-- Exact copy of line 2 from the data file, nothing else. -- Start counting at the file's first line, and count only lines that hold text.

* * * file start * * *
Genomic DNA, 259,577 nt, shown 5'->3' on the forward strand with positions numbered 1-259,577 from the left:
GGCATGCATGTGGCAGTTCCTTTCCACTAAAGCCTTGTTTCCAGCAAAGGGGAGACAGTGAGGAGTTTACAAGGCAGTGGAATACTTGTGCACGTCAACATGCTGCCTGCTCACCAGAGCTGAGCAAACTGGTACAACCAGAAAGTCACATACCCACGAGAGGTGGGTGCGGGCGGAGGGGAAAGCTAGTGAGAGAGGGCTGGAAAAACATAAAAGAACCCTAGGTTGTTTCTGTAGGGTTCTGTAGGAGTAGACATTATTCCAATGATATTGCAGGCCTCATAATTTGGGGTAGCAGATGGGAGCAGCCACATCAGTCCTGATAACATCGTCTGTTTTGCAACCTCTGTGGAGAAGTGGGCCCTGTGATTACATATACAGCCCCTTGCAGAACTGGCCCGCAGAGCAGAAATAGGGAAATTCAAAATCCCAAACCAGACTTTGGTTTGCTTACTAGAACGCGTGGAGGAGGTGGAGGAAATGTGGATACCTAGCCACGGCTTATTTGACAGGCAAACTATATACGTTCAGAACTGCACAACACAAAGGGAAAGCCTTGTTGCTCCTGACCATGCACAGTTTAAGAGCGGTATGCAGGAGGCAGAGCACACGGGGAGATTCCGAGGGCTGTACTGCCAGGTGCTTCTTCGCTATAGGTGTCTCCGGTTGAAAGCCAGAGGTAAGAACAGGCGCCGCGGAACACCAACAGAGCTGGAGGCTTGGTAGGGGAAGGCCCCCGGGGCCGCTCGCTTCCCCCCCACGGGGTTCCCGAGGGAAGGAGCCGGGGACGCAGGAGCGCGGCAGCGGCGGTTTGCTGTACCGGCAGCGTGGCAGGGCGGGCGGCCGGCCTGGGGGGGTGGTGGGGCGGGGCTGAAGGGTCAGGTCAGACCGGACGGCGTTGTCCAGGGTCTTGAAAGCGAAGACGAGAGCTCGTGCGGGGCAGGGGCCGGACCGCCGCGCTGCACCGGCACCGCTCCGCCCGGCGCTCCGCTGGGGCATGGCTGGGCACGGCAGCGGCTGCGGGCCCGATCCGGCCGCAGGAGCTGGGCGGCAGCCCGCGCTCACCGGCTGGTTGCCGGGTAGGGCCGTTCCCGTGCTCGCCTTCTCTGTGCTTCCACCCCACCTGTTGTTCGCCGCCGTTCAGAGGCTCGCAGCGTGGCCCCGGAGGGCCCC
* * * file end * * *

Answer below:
GGCATGCATGTGGCAGTTCCTTTCCACTAAAGCCTTGTTTCCAGCAAAGGGGAGACAGTGAGGAGTTTACAAGGCAGTGGAATACTTGTGCACGTCAACATGCTGCCTGCTCACCAGAGCTGAGCAAACTGGTACAACCAGAAAGTCACATACCCACGAGAGGTGGGTGCGGGCGGAGGGGAAAGCTAGTGAGAGAGGGCTGGAAAAACATAAAAGAACCCTAGGTTGTTTCTGTAGGGTTCTGTAGGAGTAGACATTATTCCAATGATATTGCAGGCCTCATAATTTGGGGTAGCAGATGGGAGCAGCCACATCAGTCCTGATAACATCGTCTGTTTTGCAACCTCTGTGGAGAAGTGGGCCCTGTGATTACATATACAGCCCCTTGCAGAACTGGCCCGCAGAGCAGAAATAGGGAAATTCAAAATCCCAAACCAGACTTTGGTTTGCTTACTAGAACGCGTGGAGGAGGTGGAGGAAATGTGGATACCTAGCCACGGCTTATTTGACAGGCAAACTATATACGTTCAGAACTGCACAACACAAAGGGAAAGCCTTGTTGCTCCTGACCATGCACAGTTTAAGAGCGGTATGCAGGAGGCAGAGCACACGGGGAGATTCCGAGGGCTGTACTGCCAGGTGCTTCTTCGCTATAGGTGTCTCCGGTTGAAAGCCAGAGGTAAGAACAGGCGCCGCGGAACACCAACAGAGCTGGAGGCTTGGTAGGGGAAGGCCCCCGGGGCCGCTCGCTTCCCCCCCACGGGGTTCCCGAGGGAAGGAGCCGGGGACGCAGGAGCGCGGCAGCGGCGGTTTGCTGTACCGGCAGCGTGGCAGGGCGGGCGGCCGGCCTGGGGGGGTGGTGGGGCGGGGCTGAAGGGTCAGGTCAGACCGGACGGCGTTGTCCAGGGTCTTGAAAGCGAAGACGAGAGCTCGTGCGGGGCAGGGGCCGGACCGCCGCGCTGCACCGGCACCGCTCCGCCCGGCGCTCCGCTGGGGCATGGCTGGGCACGGCAGCGGCTGCGGGCCCGATCCGGCCGCAGGAGCTGGGCGGCAGCCCGCGCTCACCGGCTGGTTGCCGGGTAGGGCCGTTCCCGTGCTCGCCTTCTCTGTGCTTCCACCCCACCTGTTGTTCGCCGCCGTTCAGAGGCTCGCAGCGTGGCCCCGGAGGGCCCC